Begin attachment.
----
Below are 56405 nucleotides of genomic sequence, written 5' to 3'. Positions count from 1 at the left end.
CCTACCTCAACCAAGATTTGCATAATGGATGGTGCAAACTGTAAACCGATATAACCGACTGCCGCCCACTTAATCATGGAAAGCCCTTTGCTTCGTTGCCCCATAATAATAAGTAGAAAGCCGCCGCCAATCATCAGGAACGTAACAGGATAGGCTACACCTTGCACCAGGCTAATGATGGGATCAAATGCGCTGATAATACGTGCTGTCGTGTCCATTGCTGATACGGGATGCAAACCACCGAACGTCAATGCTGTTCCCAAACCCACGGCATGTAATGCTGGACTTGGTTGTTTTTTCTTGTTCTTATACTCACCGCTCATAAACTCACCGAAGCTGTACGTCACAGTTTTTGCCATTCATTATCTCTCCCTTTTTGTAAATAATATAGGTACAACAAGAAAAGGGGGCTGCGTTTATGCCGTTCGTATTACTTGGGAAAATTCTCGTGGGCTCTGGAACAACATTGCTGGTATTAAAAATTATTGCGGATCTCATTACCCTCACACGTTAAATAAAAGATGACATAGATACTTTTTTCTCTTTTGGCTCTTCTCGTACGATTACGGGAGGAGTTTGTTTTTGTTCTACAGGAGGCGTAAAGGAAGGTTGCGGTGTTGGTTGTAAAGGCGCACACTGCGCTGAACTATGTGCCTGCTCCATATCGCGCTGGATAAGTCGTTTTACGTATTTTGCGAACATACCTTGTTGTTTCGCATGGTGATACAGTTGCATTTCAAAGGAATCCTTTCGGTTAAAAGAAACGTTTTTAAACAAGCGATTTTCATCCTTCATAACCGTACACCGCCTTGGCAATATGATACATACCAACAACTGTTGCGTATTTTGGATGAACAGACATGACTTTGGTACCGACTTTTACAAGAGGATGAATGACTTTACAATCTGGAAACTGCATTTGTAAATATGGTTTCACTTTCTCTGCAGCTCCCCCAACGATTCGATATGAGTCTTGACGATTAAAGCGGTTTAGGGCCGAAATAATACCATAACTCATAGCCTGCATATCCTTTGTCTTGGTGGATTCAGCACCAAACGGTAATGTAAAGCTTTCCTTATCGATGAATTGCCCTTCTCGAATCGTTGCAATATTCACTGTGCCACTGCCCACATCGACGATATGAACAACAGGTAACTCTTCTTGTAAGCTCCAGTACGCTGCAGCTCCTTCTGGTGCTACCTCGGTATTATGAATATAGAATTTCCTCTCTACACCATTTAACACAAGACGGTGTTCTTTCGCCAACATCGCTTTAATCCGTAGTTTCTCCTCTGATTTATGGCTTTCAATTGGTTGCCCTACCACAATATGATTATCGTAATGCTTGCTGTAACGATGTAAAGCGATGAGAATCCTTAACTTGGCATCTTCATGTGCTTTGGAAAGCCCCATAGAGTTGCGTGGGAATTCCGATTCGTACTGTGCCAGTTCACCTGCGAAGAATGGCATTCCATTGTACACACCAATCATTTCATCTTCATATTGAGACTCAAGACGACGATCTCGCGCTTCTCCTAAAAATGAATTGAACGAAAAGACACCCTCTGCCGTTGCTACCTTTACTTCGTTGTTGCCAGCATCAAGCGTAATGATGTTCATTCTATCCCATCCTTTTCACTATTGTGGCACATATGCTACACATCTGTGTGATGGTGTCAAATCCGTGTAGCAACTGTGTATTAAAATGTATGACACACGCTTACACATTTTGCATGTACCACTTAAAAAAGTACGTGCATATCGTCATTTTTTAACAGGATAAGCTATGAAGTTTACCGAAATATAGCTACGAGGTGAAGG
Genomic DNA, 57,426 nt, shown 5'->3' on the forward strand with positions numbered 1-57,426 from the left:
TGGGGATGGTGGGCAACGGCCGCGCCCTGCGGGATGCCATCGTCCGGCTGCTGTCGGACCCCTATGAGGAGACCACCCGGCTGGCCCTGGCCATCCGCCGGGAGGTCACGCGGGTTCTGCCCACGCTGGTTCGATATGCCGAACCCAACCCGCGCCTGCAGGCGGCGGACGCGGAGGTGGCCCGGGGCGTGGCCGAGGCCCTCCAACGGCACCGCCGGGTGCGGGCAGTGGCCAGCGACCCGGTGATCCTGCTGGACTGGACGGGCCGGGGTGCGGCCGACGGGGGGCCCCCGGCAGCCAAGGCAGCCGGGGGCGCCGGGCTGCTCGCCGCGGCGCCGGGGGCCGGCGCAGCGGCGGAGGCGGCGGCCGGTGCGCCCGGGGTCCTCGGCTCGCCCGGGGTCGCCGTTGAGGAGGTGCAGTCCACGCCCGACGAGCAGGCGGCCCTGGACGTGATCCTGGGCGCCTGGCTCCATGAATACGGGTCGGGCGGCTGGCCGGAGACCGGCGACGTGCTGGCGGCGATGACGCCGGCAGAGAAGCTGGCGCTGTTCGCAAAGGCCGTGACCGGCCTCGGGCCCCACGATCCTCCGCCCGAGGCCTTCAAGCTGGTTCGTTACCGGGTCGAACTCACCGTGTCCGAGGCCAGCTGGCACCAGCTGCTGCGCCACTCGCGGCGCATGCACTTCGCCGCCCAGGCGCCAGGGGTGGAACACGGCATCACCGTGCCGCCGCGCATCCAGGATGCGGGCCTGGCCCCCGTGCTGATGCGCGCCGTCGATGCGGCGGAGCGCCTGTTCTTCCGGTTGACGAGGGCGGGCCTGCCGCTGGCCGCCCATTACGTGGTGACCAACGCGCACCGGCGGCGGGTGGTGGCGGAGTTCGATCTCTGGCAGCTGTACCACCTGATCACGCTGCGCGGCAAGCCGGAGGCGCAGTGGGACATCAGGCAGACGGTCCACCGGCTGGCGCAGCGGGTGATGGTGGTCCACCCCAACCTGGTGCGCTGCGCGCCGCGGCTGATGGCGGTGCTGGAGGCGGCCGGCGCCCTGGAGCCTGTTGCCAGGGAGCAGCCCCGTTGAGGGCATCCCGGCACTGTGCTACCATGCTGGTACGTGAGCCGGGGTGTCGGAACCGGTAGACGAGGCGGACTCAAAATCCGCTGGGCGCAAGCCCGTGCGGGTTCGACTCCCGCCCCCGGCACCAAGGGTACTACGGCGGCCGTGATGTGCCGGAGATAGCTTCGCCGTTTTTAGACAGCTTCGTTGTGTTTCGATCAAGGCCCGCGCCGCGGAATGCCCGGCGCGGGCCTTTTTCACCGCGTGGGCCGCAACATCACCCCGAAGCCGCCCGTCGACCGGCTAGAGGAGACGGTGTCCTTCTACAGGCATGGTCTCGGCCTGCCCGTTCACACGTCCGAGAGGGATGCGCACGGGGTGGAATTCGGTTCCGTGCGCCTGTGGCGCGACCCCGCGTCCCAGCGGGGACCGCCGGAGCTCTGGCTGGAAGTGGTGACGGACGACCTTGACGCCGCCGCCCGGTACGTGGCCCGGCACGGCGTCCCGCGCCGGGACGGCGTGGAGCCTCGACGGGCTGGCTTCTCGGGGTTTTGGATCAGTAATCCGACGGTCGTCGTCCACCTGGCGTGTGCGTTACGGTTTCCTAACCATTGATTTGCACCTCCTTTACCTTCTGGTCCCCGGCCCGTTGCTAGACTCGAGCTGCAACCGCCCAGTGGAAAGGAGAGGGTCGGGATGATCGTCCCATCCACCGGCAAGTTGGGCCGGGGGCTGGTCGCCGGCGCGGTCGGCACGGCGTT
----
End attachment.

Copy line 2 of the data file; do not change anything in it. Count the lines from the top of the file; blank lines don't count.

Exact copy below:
CCTACCTCAACCAAGATTTGCATAATGGATGGTGCAAACTGTAAACCGATATAACCGACTGCCGCCCACTTAATCATGGAAAGCCCTTTGCTTCGTTGCCCCATAATAATAAGTAGAAAGCCGCCGCCAATCATCAGGAACGTAACAGGATAGGCTACACCTTGCACCAGGCTAATGATGGGATCAAATGCGCTGATAATACGTGCTGTCGTGTCCATTGCTGATACGGGATGCAAACCACCGAACGTCAATGCTGTTCCCAAACCCACGGCATGTAATGCTGGACTTGGTTGTTTTTTCTTGTTCTTATACTCACCGCTCATAAACTCACCGAAGCTGTACGTCACAGTTTTTGCCATTCATTATCTCTCCCTTTTTGTAAATAATATAGGTACAACAAGAAAAGGGGGCTGCGTTTATGCCGTTCGTATTACTTGGGAAAATTCTCGTGGGCTCTGGAACAACATTGCTGGTATTAAAAATTATTGCGGATCTCATTACCCTCACACGTTAAATAAAAGATGACATAGATACTTTTTTCTCTTTTGGCTCTTCTCGTACGATTACGGGAGGAGTTTGTTTTTGTTCTACAGGAGGCGTAAAGGAAGGTTGCGGTGTTGGTTGTAAAGGCGCACACTGCGCTGAACTATGTGCCTGCTCCATATCGCGCTGGATAAGTCGTTTTACGTATTTTGCGAACATACCTTGTTGTTTCGCATGGTGATACAGTTGCATTTCAAAGGAATCCTTTCGGTTAAAAGAAACGTTTTTAAACAAGCGATTTTCATCCTTCATAACCGTACACCGCCTTGGCAATATGATACATACCAACAACTGTTGCGTATTTTGGATGAACAGACATGACTTTGGTACCGACTTTTACAAGAGGATGAATGACTTTACAATCTGGAAACTGCATTTGTAAATATGGTTTCACTTTCTCTGCAGCTCCCCCAACGATTCGATATGAGTCTTGACGATTAAAGCGGTTTAGGGCCGAAATAATACCATAACTCATAGCCTGCATATCCTTTGTCTTGGTGGATTCAGCACCAAACGGTAATGTAAAGCTTTCCTTATCGATGAATTGCCCTTCTCGAATCGTTGCAATATTCACTGTGCCACTGCCCACATCGACGATATGAACAACAGGTAACTCTTCTTGTAAGCTCCAGTACGCTGCAGCTCCTTCTGGTGCTACCTCGGTATTATGAATATAGAATTTCCTCTCTACACCATTTAACACAAGACGGTGTTCTTTCGCCAACATCGCTTTAATCCGTAGTTTCTCCTCTGATTTATGGCTTTCAATTGGTTGCCCTACCACAATATGATTATCGTAATGCTTGCTGTAACGATGTAAAGCGATGAGAATCCTTAACTTGGCATCTTCATGTGCTTTGGAAAGCCCCATAGAGTTGCGTGGGAATTCCGATTCGTACTGTGCCAGTTCACCTGCGAAGAATGGCATTCCATTGTACACACCAATCATTTCATCTTCATATTGAGACTCAAGACGACGATCTCGCGCTTCTCCTAAAAATGAATTGAACGAAAAGACACCCTCTGCCGTTGCTACCTTTACTTCGTTGTTGCCAGCATCAAGCGTAATGATGTTCATTCTATCCCATCCTTTTCACTATTGTGGCACATATGCTACACATCTGTGTGATGGTGTCAAATCCGTGTAGCAACTGTGTATTAAAATGTATGACACACGCTTACACATTTTGCATGTACCACTTAAAAAAGTACGTGCATATCGTCATTTTTTAACAGGATAAGCTATGAAGTTTACCGAAATATAGCTACGAGGTGAAGG